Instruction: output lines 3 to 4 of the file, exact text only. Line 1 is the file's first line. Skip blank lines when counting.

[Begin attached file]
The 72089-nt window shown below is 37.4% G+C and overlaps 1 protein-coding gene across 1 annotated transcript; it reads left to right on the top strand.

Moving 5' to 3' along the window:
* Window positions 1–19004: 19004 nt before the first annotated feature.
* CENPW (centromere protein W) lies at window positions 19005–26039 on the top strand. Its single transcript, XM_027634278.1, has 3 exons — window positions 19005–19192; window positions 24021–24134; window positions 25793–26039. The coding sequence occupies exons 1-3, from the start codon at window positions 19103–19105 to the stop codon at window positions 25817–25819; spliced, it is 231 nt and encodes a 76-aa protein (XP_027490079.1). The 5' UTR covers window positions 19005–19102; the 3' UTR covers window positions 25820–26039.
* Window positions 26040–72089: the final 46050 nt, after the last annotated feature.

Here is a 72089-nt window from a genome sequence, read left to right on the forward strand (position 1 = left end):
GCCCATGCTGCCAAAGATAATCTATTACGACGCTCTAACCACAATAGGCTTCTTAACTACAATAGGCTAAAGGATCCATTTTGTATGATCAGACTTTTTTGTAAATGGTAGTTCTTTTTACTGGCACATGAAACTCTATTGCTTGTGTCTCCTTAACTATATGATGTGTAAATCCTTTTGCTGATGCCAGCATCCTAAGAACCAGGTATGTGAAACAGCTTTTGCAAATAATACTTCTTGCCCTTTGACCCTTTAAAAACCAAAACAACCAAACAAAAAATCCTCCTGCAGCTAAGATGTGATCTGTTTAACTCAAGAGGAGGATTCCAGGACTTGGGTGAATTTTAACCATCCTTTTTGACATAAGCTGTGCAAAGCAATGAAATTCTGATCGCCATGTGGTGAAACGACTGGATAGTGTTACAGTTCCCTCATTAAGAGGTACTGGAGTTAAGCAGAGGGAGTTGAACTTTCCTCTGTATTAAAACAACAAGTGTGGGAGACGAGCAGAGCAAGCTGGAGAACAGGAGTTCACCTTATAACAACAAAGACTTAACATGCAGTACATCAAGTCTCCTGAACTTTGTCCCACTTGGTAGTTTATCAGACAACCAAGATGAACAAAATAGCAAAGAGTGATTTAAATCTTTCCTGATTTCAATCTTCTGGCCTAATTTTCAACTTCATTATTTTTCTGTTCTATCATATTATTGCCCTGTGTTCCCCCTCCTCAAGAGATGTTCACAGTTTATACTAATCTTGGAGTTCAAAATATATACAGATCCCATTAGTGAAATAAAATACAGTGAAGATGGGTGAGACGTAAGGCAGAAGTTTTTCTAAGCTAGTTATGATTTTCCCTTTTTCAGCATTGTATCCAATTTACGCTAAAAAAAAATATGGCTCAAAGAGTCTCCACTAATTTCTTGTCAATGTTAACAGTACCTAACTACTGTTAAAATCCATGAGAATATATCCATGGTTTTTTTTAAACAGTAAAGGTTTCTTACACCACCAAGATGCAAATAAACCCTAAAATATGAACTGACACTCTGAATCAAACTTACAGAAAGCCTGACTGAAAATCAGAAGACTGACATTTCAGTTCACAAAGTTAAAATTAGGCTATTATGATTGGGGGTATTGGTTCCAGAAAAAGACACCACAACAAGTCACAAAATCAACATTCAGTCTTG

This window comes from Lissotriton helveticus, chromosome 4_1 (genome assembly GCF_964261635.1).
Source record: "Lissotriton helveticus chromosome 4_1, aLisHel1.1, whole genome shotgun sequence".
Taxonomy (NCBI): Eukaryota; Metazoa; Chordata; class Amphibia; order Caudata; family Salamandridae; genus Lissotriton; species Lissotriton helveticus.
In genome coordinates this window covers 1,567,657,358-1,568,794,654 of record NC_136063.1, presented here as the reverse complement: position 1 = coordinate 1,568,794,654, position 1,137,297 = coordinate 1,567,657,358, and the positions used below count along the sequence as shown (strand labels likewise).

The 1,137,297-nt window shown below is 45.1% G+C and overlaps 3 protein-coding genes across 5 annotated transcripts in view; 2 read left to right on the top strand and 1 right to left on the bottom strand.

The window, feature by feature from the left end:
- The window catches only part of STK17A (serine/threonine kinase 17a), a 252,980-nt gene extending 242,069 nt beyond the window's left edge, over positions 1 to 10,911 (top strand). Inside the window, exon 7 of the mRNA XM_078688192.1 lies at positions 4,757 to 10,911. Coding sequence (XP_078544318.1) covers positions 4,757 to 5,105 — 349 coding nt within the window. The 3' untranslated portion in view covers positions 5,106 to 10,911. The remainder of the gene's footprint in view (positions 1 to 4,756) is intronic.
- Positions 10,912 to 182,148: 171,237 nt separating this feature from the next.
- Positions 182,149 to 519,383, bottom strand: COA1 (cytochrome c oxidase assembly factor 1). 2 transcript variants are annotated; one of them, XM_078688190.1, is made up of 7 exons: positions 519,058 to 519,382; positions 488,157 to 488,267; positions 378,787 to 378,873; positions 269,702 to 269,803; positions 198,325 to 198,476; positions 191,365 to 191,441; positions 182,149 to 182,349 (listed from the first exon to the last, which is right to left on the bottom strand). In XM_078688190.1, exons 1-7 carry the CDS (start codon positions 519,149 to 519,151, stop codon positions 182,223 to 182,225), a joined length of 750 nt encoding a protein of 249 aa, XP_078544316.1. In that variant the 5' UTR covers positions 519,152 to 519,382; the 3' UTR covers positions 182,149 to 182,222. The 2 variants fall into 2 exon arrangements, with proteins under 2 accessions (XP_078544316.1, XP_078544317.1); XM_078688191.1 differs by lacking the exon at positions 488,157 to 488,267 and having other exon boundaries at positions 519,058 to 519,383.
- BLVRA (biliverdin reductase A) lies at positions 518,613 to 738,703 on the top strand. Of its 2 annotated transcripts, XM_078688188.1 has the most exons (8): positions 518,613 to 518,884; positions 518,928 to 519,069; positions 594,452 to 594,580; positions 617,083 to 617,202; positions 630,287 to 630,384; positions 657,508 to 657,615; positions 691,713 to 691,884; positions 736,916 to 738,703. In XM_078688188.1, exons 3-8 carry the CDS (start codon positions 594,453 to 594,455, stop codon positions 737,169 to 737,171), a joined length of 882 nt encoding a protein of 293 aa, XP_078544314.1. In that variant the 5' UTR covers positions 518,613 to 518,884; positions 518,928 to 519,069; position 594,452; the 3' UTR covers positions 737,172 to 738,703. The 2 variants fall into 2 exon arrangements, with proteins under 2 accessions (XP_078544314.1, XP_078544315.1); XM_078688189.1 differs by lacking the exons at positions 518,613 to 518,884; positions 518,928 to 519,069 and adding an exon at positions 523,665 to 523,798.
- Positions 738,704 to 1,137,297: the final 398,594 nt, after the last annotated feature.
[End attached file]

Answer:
* Window positions 1–19004: 19004 nt before the first annotated feature.
* CENPW (centromere protein W) lies at window positions 19005–26039 on the top strand. Its single transcript, XM_027634278.1, has 3 exons — window positions 19005–19192; window positions 24021–24134; window positions 25793–26039. The coding sequence occupies exons 1-3, from the start codon at window positions 19103–19105 to the stop codon at window positions 25817–25819; spliced, it is 231 nt and encodes a 76-aa protein (XP_027490079.1). The 5' UTR covers window positions 19005–19102; the 3' UTR covers window positions 25820–26039.